As products successfully advance from in-field trials to commercially-ready products, the transition from product development to marketing and brand protection begins. The higher TRL levels for many companies are an opportunity to see how IP protection stacking strategies outlined during the lower TRL levels evolve as the development efforts inch towards commercial products/services, which also reveal additional opportunities for more IP protections. While lower TRL levels represent opportunities to use patent protection to claim core technical elements of the technology solution, higher TRLs are opportunities to use patents to protect the more specific product innovations that make operations in the working environment possible. For products completing TRL 8 and 9, brand protection specialists can engage stakeholders on the feasibility of implementing protection strategies like design patents, trademarks and copyright, while validating that any trade secret strategies still in place are consistent with the company’s tolerance for risk.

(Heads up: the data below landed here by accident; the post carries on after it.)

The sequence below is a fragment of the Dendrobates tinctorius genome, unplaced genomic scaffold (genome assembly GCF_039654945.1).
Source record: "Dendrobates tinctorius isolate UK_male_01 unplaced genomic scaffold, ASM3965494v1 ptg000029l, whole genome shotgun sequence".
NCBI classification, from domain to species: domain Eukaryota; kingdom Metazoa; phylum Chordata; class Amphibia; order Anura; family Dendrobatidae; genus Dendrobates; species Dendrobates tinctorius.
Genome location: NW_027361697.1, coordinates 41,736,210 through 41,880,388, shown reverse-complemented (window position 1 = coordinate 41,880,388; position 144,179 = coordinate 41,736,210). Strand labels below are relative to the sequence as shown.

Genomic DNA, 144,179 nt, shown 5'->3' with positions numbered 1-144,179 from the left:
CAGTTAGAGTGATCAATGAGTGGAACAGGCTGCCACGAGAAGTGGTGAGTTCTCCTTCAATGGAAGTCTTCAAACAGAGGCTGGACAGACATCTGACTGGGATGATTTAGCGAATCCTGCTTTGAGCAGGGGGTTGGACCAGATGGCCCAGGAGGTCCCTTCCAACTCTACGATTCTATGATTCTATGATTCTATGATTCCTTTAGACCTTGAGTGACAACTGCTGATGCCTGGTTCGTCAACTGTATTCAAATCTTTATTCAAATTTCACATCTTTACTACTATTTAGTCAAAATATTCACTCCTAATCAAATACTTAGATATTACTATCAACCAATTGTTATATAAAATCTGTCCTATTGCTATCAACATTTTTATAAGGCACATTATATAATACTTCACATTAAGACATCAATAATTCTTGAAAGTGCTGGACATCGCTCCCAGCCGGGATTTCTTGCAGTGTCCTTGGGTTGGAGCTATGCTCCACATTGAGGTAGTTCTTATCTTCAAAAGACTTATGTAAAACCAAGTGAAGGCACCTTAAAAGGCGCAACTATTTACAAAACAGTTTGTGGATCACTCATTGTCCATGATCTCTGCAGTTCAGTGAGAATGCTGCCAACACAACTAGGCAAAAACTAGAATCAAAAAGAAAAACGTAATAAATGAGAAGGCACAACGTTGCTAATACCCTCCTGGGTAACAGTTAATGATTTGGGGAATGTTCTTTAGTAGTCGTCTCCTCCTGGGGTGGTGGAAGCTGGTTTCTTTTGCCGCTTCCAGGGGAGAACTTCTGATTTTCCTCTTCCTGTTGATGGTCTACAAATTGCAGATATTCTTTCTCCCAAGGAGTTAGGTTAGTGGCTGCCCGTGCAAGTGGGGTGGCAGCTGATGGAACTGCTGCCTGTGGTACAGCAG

TRL stage gates are well-defined, often with clear start and end dates, making these stage gate periods ideal check-in points. Regardless of industry, technology or company growth stage, TRL stage gates provide useful information on the technology or product readiness level, tracking your company’s TRL system provides a framework for proactively taking brand protection actions and mitigating brand protection risk prior to product launch.